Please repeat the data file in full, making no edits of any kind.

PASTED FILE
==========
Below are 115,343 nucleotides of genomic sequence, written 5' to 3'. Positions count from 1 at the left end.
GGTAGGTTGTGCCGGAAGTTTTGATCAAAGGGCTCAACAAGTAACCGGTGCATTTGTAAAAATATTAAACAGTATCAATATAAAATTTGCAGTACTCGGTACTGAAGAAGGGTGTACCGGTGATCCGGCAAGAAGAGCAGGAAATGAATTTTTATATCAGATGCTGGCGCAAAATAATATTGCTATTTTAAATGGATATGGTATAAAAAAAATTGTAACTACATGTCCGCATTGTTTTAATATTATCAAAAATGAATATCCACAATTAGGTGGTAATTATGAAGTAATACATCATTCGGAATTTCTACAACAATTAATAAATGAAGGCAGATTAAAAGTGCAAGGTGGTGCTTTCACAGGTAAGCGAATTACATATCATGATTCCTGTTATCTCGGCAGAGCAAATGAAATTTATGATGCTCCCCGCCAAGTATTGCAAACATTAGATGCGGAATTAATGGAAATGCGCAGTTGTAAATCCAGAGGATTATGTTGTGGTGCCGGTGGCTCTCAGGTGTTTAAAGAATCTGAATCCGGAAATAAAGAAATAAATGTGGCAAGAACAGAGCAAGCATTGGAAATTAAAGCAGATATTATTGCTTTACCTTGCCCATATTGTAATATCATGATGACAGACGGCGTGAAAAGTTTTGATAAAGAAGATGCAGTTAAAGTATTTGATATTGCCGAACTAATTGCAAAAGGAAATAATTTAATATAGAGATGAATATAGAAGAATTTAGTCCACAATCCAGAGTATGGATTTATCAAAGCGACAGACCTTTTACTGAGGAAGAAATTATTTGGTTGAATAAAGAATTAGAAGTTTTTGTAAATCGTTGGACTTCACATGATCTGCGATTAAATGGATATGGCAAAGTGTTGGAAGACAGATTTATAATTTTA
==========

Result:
Below are 115,343 nucleotides of genomic sequence, written 5' to 3'. Positions count from 1 at the left end.
GGTAGGTTGTGCCGGAAGTTTTGATCAAAGGGCTCAACAAGTAACCGGTGCATTTGTAAAAATATTAAACAGTATCAATATAAAATTTGCAGTACTCGGTACTGAAGAAGGGTGTACCGGTGATCCGGCAAGAAGAGCAGGAAATGAATTTTTATATCAGATGCTGGCGCAAAATAATATTGCTATTTTAAATGGATATGGTATAAAAAAAATTGTAACTACATGTCCGCATTGTTTTAATATTATCAAAAATGAATATCCACAATTAGGTGGTAATTATGAAGTAATACATCATTCGGAATTTCTACAACAATTAATAAATGAAGGCAGATTAAAAGTGCAAGGTGGTGCTTTCACAGGTAAGCGAATTACATATCATGATTCCTGTTATCTCGGCAGAGCAAATGAAATTTATGATGCTCCCCGCCAAGTATTGCAAACATTAGATGCGGAATTAATGGAAATGCGCAGTTGTAAATCCAGAGGATTATGTTGTGGTGCCGGTGGCTCTCAGGTGTTTAAAGAATCTGAATCCGGAAATAAAGAAATAAATGTGGCAAGAACAGAGCAAGCATTGGAAATTAAAGCAGATATTATTGCTTTACCTTGCCCATATTGTAATATCATGATGACAGACGGCGTGAAAAGTTTTGATAAAGAAGATGCAGTTAAAGTATTTGATATTGCCGAACTAATTGCAAAAGGAAATAATTTAATATAGAGATGAATATAGAAGAATTTAGTCCACAATCCAGAGTATGGATTTATCAAAGCGACAGACCTTTTACTGAGGAAGAAATTATTTGGTTGAATAAAGAATTAGAAGTTTTTGTAAATCGTTGGACTTCACATGATCTGCGATTAAATGGATATGGCAAAGTGTTGGAAGACAGATTTATAATTTTA